“ Oh, I did not mean that we were not glad to see you. I am sure you did not think I meant that. Only — we — did not know where you were.”

“I — wrote a letter from Trasimene,” he replied, huskily. The explanation had begun. In what would it end?

“ Yes, we — papa — that is, I received your letter. It was much delayed. I replied to it at once.”

“You replied? But no reply ever reached me.”

His reserve was beginning to be thawed by wonder and dimly suggested possibilities. He debated how to ask her what had been its purport.

“You would not exactly care to — You probably don’t entirely recollect just what ” —

“Why, certainly. I said, you know, that— Of course the precise words — I think I have a copy among my baggage somewhere. It got blotted just after it was finished, and I happened to keep it. I will go and get, it. I would like to have you see — I am so sorry you did not get it, because you must have thought ” — And she went away in search of it.

It did not seem to be a work of difficulty. No sooner had she reached her chamber than she held up her dainty skirt with one hand, felt in a pocket in the folds of it, and produced it. She read it, straightened a cheap lithograph on the wall, drummed on the bureau, read it again, smoothed her hair, opened and shut her satchel twice, rang the bell, and sent the missive down by a servant. Then she went and listened with rapt attention to the tiresome botanist, and avoided the place where Detmold was until she was obliged to accompany her father and other people thither.

It was not much of a letter, but if you had brought all the most treasured manuscripts of Christendom to Detmold to exchange for it you would have had them left on your hands. It was dated Geneva, the 8th of August. It read : —

DEAR MR. DETMOLD, — Your letter of July 16th has only just been received, having been forwarded from place to place, owing to my frequent changes of address. I regret the delay so much, as my apparent neglect to reply must have seemed very strange. I am extremely pained by the tone of unhappiness that pervades it. I do not think it is warranted by the facts. I am sure that there is nothing in them to reflect discredit upon you personally, if all were known. I think this would be the opinion of all those, at least, whose opinions are of any value. Circumstances have happened quite recently to make the story of a special interest to me even apart from your connection with it.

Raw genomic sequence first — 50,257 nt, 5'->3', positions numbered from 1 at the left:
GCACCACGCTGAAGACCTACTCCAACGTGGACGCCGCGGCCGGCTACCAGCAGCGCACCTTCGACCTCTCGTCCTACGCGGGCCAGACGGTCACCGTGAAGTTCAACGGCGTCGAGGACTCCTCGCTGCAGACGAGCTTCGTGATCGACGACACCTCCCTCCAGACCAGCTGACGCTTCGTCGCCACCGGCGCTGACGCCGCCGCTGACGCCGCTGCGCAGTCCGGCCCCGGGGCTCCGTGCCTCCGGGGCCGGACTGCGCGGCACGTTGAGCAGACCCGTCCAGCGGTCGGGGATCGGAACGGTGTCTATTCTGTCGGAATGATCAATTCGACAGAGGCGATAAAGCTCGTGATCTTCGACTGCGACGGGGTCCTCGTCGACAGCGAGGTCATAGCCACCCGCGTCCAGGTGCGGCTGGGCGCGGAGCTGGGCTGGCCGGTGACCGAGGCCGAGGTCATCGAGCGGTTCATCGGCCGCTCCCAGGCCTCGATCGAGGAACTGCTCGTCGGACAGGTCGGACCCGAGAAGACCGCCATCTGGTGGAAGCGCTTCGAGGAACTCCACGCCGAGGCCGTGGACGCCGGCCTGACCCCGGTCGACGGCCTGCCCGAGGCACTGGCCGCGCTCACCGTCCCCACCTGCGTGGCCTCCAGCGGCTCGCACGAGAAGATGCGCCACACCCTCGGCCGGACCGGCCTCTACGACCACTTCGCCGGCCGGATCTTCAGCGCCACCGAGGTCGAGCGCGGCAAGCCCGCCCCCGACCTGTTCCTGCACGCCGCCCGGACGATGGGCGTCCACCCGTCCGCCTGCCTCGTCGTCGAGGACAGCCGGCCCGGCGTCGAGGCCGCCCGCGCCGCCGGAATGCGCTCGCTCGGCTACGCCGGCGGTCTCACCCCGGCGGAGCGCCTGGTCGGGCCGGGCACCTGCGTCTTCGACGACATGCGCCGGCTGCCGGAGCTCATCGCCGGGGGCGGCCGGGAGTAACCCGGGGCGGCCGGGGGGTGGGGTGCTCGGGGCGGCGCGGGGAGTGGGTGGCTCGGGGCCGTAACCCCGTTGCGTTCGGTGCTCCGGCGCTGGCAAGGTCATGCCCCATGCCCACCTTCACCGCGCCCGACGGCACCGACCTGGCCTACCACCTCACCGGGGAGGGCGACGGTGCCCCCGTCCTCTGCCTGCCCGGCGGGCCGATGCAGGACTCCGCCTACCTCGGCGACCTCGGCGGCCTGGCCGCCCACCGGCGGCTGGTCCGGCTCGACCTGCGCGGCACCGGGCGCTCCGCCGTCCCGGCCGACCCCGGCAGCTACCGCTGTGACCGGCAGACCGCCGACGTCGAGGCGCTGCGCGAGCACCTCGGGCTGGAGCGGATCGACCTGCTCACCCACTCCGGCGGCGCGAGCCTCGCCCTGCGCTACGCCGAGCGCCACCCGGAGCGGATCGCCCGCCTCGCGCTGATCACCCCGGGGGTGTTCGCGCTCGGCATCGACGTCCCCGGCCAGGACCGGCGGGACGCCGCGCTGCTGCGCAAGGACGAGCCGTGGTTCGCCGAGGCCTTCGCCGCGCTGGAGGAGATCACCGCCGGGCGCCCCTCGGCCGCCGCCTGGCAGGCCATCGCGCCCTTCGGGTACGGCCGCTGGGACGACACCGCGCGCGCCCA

[This reference was all she permitted herself to the revelation of her parentage. It was a compromise between an impulse to relate the whole and a decision to await the opportunity of a meeting, if it should then seem desirable. Detmold read and re-read the sentence without arriving at any solution of its meaning.]

We are shortly to start for a little trip over the Wengern Alp, but our address is always kept at the bank in the Petite Corraterie. Do you not find Central Italy very warm in summer? Papa has read your letter, and his views coincide with mine. The respect and esteem he has entertained for you are not diminished. Sincerely your friend,


Detmold was now burning to speak to her; but, though sending him an occasional glance, which was not forbidding, across the room, she gave him no opportunity. His moroseness gave place to an immoderate enthusiasm. He made an extraordinary virtue of her action in this matter. She was all of generous and noble in nature that he had ever dreamed. Yes, it was proved. But Alice, having been forced by his obduracy to go so far, — lengths of which she would not have believed herself capable, —was afflicted with trepidation. In the pretty game of flight and chase which love is, it was she who was again the fugitive.